District reliance on state aid Percent of total school funding from state aid: o 1994 – 56% (New law at 35 mills) o 2000 – 62% (State levy reduced to 20 mills) o 2004 – 52% (Prior to Montoy) o 2008 – 58% (Following Montoy decision) o 2010 – 58% (est.) Percent of State General Fund going to K-12 Aid since 1994: 50-52% (Excluding stimulus years) Key points: share of education paid by the state hasn’t change much; share of state general fund spent on K-12 education hasn’t changed much.
State General Fund and K-12 Aid YearsState General FundState Aid to Districts New formula; 1990’s boom, state mill levy reductions: 1994-20006.7% per year7.3 per year 911 Recession, sales tax increase: 2000-2004No increase Post-911 recovery, Montoy settlement: 2004-200810% per year11.0% per year Great Recession, weak recovery: 2008-2012No increase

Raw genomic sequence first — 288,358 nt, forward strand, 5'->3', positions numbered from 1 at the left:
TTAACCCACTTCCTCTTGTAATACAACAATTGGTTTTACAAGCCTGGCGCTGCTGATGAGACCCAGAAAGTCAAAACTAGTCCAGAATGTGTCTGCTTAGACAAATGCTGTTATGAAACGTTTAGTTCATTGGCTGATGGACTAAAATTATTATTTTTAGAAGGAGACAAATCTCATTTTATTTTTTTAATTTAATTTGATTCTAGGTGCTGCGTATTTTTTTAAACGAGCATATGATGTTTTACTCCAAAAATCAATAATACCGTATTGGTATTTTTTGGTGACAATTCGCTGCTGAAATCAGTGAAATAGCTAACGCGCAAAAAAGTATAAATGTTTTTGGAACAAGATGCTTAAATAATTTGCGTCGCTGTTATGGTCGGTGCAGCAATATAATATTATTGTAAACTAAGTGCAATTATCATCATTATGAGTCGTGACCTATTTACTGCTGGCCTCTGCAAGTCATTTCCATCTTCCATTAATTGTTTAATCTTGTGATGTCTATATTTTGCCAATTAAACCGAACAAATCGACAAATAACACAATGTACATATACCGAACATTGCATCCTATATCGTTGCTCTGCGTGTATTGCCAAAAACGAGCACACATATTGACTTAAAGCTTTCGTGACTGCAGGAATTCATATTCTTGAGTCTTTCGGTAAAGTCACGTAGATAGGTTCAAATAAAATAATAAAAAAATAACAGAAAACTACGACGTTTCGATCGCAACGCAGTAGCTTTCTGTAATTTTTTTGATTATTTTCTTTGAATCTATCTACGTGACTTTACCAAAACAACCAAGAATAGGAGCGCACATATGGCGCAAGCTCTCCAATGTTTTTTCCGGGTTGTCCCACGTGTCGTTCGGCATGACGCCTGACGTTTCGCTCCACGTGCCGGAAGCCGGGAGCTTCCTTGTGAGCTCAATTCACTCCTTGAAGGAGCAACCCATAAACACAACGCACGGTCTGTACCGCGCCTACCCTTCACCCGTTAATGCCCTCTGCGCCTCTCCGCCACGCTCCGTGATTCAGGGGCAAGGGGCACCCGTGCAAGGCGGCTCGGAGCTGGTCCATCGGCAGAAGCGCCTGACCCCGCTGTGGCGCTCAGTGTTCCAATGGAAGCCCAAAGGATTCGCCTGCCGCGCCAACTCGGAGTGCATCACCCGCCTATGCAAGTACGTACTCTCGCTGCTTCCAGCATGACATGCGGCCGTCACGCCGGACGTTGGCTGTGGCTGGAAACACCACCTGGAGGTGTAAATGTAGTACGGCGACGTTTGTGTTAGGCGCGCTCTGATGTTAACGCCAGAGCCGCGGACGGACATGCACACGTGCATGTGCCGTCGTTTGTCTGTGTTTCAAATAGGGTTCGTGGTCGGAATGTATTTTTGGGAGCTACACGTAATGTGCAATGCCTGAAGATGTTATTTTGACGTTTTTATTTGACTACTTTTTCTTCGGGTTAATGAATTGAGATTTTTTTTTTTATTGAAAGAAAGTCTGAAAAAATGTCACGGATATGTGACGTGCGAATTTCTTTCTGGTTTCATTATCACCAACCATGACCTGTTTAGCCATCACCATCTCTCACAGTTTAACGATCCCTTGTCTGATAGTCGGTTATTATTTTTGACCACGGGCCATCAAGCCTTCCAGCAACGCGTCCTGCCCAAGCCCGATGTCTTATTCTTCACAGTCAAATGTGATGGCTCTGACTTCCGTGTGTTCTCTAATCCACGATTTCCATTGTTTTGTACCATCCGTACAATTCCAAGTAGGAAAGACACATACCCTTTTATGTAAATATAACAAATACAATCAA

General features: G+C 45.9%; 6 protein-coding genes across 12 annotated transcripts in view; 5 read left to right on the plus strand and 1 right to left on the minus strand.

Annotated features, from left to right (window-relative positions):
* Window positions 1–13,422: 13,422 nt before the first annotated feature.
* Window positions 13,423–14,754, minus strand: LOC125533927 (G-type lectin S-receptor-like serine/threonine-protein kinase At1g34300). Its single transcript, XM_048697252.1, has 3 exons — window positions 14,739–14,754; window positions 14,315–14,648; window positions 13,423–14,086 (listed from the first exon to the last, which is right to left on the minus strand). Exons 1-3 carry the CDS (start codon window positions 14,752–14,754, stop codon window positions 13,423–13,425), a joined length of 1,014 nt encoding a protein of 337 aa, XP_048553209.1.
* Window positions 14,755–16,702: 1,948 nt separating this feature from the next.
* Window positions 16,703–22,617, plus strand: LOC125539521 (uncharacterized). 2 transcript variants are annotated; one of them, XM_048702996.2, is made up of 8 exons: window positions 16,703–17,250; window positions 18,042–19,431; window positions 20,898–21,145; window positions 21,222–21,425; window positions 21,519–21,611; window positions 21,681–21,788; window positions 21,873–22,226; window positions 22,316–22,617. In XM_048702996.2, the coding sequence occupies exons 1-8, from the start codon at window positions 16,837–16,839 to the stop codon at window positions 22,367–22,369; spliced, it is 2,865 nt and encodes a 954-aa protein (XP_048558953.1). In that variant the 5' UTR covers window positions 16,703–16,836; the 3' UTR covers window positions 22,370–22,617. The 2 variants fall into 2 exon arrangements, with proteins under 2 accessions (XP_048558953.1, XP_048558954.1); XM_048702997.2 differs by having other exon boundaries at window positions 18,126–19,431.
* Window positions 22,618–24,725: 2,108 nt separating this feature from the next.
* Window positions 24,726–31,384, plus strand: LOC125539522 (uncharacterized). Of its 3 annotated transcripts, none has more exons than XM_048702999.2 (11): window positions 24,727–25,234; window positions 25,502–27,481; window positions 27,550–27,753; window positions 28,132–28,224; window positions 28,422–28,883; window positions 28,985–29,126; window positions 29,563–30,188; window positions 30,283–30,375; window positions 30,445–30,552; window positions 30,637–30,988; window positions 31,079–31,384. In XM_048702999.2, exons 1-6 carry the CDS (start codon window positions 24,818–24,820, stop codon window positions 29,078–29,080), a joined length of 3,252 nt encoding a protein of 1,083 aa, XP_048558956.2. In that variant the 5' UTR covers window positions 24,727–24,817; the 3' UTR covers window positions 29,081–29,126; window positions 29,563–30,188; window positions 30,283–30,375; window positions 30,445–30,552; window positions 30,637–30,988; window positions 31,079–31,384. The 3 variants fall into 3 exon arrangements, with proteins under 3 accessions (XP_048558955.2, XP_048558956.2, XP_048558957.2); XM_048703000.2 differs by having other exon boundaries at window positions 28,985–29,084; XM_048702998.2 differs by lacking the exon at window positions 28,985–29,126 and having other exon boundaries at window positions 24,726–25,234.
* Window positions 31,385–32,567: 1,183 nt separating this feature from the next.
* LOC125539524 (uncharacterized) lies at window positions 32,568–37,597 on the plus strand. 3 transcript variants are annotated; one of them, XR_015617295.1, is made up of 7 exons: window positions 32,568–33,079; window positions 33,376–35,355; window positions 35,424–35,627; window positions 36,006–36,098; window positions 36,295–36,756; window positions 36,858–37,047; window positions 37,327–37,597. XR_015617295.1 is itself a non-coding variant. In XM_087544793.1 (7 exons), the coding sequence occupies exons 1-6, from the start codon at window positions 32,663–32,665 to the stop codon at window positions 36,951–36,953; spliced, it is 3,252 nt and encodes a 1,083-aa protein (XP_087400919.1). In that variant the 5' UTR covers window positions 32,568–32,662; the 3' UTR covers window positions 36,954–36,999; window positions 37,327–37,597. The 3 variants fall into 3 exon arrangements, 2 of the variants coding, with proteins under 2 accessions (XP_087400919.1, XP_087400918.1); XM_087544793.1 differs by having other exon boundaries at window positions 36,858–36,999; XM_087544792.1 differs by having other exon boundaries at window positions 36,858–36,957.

State Budget and School Funding Nearly 60% of total funding comes from state aid. Increases depend on increase state general fund. Over 30% of funding from local sources. LOB and capital outlay capped by state, many districts at cap. Less than 10% of funding comes from federal aid; likely to decline if federal deficit is cut. What is the likely future of state funding?
Projections for State Spending National Governors Association predicts most states will face: Very slow revenue growth if economy recovers, revenue shortfall if “double-dip” recession. Human service caseloads (especially health care) will grow much faster than revenues. Significantly underfunded pension obligations; will require significant funding increases even if benefits are reduced going forward. (KPERS in worse shape than many.)
Kansas Budget Projections November projection: current year up $200 million. Next year (FY 2013), lost of $200 million highway fund transfers means only 0.7% net revenue growth. One-cent sales tax expires in FY 2014 ($350 million). Caseloads growth: $72 million per year. KPERS: $40 to $80 million per year. Rebuild state ending balance for budget stability (like school districts - $120 million increase in balances). Political pressure to reduce state income tax (50% of state general fund revenue).